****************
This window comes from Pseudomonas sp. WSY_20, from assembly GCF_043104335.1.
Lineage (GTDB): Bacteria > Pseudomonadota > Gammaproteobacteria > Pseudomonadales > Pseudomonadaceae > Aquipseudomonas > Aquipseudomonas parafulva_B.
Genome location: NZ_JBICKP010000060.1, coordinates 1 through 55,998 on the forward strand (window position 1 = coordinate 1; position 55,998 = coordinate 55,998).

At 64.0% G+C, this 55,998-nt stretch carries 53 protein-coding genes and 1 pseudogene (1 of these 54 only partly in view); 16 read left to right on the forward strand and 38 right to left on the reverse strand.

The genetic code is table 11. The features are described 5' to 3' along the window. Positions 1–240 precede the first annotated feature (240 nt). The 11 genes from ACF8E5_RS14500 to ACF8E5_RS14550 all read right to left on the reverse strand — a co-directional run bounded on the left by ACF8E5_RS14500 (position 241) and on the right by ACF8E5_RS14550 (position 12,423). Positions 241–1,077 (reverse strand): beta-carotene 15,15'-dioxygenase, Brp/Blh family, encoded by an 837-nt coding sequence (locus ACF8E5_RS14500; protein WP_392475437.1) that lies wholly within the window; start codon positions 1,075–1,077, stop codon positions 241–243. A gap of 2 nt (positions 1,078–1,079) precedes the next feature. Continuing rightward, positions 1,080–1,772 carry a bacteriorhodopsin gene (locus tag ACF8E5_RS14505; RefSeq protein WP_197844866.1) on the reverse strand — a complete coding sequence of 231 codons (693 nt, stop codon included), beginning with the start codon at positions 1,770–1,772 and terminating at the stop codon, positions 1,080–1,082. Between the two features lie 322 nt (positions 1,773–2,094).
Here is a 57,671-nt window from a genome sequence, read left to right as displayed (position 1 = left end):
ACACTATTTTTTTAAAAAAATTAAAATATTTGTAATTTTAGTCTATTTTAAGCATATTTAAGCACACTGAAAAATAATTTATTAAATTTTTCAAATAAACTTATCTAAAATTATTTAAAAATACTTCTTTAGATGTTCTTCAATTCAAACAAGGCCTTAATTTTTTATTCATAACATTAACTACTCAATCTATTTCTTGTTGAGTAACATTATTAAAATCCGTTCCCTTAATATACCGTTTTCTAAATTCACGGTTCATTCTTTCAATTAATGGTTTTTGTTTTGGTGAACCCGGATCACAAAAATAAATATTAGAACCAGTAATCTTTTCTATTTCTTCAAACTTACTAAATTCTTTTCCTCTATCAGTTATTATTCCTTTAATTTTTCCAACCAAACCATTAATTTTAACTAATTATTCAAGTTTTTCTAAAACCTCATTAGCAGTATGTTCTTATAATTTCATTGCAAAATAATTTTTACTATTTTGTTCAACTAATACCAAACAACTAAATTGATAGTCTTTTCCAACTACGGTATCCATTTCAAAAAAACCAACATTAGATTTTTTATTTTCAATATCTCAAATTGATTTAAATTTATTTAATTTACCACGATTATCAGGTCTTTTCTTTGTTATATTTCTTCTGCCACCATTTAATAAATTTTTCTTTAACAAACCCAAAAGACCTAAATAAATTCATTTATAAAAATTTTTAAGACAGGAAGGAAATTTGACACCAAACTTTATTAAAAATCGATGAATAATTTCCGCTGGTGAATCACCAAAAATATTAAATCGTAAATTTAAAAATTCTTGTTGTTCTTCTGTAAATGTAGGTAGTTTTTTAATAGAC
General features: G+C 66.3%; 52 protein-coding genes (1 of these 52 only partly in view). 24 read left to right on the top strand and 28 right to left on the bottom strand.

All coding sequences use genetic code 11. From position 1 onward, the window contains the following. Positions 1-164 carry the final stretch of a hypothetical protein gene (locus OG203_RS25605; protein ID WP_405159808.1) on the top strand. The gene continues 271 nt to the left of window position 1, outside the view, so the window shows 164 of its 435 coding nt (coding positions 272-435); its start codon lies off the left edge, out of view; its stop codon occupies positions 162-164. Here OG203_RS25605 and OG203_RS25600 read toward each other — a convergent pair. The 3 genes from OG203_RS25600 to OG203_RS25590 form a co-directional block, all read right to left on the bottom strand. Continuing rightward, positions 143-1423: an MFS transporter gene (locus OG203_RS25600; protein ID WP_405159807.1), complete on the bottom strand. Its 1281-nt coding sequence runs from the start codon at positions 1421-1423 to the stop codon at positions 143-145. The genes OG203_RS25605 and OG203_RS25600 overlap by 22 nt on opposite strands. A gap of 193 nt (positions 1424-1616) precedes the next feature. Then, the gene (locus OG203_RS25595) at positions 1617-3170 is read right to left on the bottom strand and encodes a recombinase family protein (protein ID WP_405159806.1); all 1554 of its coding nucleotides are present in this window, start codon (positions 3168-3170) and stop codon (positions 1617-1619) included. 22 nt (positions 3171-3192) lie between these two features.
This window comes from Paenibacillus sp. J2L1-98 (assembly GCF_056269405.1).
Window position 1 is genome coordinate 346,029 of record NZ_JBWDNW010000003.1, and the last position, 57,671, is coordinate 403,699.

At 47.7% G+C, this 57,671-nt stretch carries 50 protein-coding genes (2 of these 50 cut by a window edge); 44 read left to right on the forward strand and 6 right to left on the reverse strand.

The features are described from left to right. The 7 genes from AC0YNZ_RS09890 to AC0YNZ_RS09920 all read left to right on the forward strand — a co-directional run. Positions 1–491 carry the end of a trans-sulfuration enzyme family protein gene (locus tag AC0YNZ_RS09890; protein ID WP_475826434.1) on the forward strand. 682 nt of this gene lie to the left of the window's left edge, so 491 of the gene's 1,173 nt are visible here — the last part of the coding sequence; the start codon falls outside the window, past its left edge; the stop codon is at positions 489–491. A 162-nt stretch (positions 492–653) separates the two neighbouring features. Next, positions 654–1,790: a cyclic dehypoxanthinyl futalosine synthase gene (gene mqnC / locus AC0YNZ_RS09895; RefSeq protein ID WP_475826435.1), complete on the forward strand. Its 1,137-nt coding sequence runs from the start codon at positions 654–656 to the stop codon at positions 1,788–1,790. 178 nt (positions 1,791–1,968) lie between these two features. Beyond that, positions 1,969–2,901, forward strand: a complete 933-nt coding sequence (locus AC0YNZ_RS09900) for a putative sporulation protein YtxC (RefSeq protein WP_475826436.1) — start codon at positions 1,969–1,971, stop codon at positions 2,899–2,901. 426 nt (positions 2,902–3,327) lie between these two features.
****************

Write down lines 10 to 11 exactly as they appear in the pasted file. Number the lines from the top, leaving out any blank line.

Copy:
This window comes from Paenibacillus sp. J2L1-98 (assembly GCF_056269405.1).
Window position 1 is genome coordinate 346,029 of record NZ_JBWDNW010000003.1, and the last position, 57,671, is coordinate 403,699.